I easily get caught up with being competitive, even when I have no business pretending that I can compete. And I shouldn’t compete with friends (even ones I’ve never met on Strava), but in my head, I’m seeing their numbers and thinking, “I need to ride more than 100 miles this week, because she did, and she did, and he did, and he’s already banked 200 miles this week.” This is just who I am, when I’m alone in my head. Then I snap out of it and have a chat with myself and remind myself that I’m doing this for fun.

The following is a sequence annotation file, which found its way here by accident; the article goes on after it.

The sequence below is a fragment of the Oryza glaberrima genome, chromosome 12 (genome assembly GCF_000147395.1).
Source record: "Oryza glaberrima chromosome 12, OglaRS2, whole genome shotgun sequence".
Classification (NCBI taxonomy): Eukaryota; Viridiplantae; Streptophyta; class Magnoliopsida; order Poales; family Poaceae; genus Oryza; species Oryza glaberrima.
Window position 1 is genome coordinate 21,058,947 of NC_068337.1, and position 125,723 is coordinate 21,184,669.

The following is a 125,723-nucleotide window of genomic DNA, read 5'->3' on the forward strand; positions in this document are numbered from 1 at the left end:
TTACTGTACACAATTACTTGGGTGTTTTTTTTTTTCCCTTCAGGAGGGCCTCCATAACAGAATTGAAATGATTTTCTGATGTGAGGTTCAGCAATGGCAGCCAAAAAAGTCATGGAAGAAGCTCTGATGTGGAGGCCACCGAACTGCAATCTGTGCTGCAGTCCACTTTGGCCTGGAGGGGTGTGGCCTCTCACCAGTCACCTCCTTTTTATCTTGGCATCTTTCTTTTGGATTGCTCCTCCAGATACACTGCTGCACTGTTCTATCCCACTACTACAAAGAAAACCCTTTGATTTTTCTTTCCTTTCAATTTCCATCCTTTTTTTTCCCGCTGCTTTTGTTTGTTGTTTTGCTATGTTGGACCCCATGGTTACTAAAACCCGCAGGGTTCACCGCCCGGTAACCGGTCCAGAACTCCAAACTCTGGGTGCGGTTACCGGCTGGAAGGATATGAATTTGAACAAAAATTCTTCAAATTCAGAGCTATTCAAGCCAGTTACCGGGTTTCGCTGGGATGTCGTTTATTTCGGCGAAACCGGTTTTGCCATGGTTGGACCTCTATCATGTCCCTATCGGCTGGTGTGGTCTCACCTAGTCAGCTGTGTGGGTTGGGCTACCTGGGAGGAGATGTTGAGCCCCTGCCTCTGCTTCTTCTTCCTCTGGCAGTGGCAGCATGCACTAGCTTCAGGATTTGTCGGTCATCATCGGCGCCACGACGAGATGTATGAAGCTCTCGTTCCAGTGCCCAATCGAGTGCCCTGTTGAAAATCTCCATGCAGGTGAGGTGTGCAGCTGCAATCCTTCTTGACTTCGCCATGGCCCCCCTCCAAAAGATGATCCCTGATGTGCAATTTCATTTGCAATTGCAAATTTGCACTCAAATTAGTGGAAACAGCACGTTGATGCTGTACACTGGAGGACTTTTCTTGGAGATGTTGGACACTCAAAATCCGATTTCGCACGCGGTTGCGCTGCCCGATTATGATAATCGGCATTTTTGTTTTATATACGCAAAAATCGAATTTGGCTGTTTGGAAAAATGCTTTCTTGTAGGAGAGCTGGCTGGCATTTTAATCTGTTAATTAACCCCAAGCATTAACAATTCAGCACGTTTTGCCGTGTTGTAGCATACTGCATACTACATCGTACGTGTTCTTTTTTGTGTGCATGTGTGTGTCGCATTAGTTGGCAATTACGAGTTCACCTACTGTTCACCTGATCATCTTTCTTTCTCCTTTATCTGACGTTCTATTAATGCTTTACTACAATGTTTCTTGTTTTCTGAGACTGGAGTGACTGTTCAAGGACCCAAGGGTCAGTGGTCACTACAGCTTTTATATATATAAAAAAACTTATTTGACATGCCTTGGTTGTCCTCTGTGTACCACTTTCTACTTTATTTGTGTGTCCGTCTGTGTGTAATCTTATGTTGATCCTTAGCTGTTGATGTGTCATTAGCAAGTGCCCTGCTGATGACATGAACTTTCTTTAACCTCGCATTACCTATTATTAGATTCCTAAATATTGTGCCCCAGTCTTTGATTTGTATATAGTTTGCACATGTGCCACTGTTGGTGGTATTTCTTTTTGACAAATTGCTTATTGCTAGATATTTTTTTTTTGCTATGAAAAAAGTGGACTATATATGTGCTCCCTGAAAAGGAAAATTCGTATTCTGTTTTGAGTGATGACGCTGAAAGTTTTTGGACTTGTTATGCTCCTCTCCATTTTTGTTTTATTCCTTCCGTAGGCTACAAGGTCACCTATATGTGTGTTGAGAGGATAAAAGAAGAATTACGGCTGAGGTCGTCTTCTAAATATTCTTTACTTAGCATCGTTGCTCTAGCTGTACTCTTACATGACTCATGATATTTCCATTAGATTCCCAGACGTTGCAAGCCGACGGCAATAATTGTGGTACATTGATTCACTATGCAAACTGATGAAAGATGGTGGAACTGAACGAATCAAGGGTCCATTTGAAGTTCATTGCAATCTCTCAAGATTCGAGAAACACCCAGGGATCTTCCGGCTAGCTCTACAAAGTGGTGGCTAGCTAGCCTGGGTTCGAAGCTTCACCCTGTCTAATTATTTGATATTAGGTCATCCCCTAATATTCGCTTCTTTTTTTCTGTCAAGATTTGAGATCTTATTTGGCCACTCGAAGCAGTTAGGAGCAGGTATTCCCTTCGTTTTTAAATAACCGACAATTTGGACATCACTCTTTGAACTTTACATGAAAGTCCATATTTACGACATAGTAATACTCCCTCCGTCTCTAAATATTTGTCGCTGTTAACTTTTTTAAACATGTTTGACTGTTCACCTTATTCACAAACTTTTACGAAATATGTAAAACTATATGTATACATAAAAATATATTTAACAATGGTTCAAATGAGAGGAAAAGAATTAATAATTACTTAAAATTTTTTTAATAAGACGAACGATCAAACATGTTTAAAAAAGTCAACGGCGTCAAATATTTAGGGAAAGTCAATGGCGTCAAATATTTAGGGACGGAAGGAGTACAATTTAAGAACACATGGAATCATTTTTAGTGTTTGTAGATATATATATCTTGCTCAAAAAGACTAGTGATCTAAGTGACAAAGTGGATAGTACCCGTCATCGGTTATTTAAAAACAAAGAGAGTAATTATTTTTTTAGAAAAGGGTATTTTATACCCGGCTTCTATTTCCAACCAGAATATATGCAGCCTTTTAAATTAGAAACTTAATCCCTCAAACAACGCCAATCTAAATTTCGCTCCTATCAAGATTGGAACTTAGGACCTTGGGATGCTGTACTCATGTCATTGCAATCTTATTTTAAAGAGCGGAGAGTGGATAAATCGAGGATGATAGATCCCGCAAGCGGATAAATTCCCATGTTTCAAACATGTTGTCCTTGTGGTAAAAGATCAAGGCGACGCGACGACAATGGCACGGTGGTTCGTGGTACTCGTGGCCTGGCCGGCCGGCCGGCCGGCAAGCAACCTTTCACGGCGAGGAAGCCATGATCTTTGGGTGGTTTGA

Fun. Remember that? Well I should. And I should try for more. I’ve been riding a ton the last 2 years, a ton for me anyway. I’ve grown really dependent on the maintenance high that frequent cycling has given me. It’s the best stress management and mood manager ever (not that I’m <ahem> moody. No, not me). So no matter how my ride starts, it almost always ends with me feeling less burdened, more carefree, and with better coping skills. This has been especially helpful to me this year, as it has been a tougher one for me as far as years go. I think my higher brain is gently trying to remind me to keep some of the riding fun so that this quality is not lost. It is really the fundamental reason that I ride. To feel good.